Go to content Go to navigation Go to search Change language

Home>Collection & Louvre Palace>Curatorial Departments>Two Monkeys Stealing Fruit from a Basket

Work Two Monkeys Stealing Fruit from a Basket

Department of Paintings: Flemish painting

Deux singes pillant une corbeille de fruits

© 2008 RMN / Thierry Ollivier

Paintings
Flemish painting

Author(s):
Collange Adeline

For more thieving monkeys, cf. M.I. 981 (in the same room), INV. 1850 and M.I. 982 (in Room 21). A true vanitas painting: animal greed, perishable fruit, broken porcelain (one of the monkeys has overturned a metal dish). The monkey motif was a recurrent one in Snyders's work; it was appreciated by the public, and was a traditional symbol of lechery, excess, and greed.

The invention of animal genre painting

Two capuchin monkeys (so-called because the hair on their heads resembles a black skullcap) are pillaging a basket of fruit, toppling two porcelain dishes in the process. Frans Snyders painted these monkey-thieves with naturalism, neither idealizing nor caricaturing them. Their little hands grab greedily at fruit that is too big for them, disturbing the orderly arrangement in the basket. One can easily imagine the shrill cries that fill the room, adding to the din of broken crockery. Other painters had already represented animals in their paintings but given them a secondary role, subordinate to human activity. Snyders was the first to concentrate exclusively on incidents featuring animals in familiar places, thereby inventing a genre painting in which animals such as dogs, cats, and monkeys were the sole protagonists. The kitchen and pantry were the privileged places for these little everyday dramas.

A vanitas painting

The "thieving monkey" theme was greatly appreciated by the public, and was used time and again by the painter. The monkey (sometimes linked to the image of the devil) had symbolized the sinner since the Middle Ages - a greedy, lecherous creature, driven by his senses only. During the sixteenth and (especially) seventeenth centuries it came to incarnate stupidity (reflected by popular expressions such as "monkeying about"). These two little monkeys' attitude toward the food indicates their barbarism - they are guided by animal instinct and desire. This work is a true vanitas painting: a splendid still life with peaches, apples, strawberries, grapes, plums, and half-eaten melon, which are delightfully appetizing yet bound to perish. So this little scene, which no doubt takes place in a kitchen, is also a lesson illustrating the risks of poor household management based on the satisfaction of the senses alone.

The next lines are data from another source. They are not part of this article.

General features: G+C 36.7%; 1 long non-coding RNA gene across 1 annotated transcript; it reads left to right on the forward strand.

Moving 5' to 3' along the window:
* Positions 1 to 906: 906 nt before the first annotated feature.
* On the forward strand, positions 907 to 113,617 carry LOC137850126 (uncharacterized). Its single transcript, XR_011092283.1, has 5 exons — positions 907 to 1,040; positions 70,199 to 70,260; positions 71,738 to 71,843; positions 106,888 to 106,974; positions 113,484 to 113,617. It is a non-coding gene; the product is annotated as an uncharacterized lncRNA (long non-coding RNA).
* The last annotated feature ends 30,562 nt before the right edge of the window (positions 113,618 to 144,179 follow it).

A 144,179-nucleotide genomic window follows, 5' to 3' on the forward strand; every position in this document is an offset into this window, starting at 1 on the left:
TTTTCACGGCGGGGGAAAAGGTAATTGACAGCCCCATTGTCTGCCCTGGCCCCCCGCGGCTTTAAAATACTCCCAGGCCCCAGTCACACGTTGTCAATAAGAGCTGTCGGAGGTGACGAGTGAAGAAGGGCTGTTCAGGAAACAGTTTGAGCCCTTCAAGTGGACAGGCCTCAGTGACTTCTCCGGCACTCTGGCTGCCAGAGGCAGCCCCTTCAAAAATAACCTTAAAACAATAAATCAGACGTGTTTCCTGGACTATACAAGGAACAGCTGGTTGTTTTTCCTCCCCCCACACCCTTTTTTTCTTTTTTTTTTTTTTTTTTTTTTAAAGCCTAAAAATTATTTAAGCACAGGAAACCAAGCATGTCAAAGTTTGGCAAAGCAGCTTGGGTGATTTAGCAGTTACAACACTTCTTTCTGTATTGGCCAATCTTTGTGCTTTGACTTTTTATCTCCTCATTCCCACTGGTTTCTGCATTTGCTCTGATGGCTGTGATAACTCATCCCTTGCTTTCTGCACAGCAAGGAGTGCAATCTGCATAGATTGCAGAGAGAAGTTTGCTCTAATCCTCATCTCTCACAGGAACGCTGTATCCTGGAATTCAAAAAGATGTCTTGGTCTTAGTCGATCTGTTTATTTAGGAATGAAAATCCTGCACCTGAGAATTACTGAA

A powerful decorative art

Snyders, who worked with Rubens in the latter's very productive workshop, dominated the still-life genre throughout the first half of the seventeenth century. His decorative and powerful baroque art influenced not only his contemporaries, but also the eighteenth-century French school with famous painters such as Jean-Baptiste Oudry and François Desportes. Chardin's early masterpiece, The Ray, recalls his pictorial strength, mingled with keen observation of the animal world and a certain humor.

Bibliography

Koslow Susan, Frans Snyders peintre animalier et de natures mortes 1579 - 1657, Anvers, Fonds Mercator, 1995.

Technical description

  • Frans SNYDERS (Anvers, 1579 - Anvers, 1657)

    Deux singes pillant une corbeille de fruits

  • H. : 0,84 m. ; L. : 1,19 m.

  • Legs du baron Chevreau de Christiani, 1929

    R.F. 3046

  • Paintings

    Richelieu wing
    2nd floor
    Flanders, 17th century
    Room 20

Practical information

The Louvre is open every day (except Tuesday) from 9 a.m. to 6 p.m.

Night opening until 9:45 p.m. on Wednesdays and Fridays
 
Closed on the following holidays: January 1, May 1, December 25
 
Musée du Louvre, 75058 Paris - France
Métro: Palais-Royal Musée du Louvre (lines 1 and 7)
Tel.: +33 (0)1 40 20 53 17
 

Buy tickets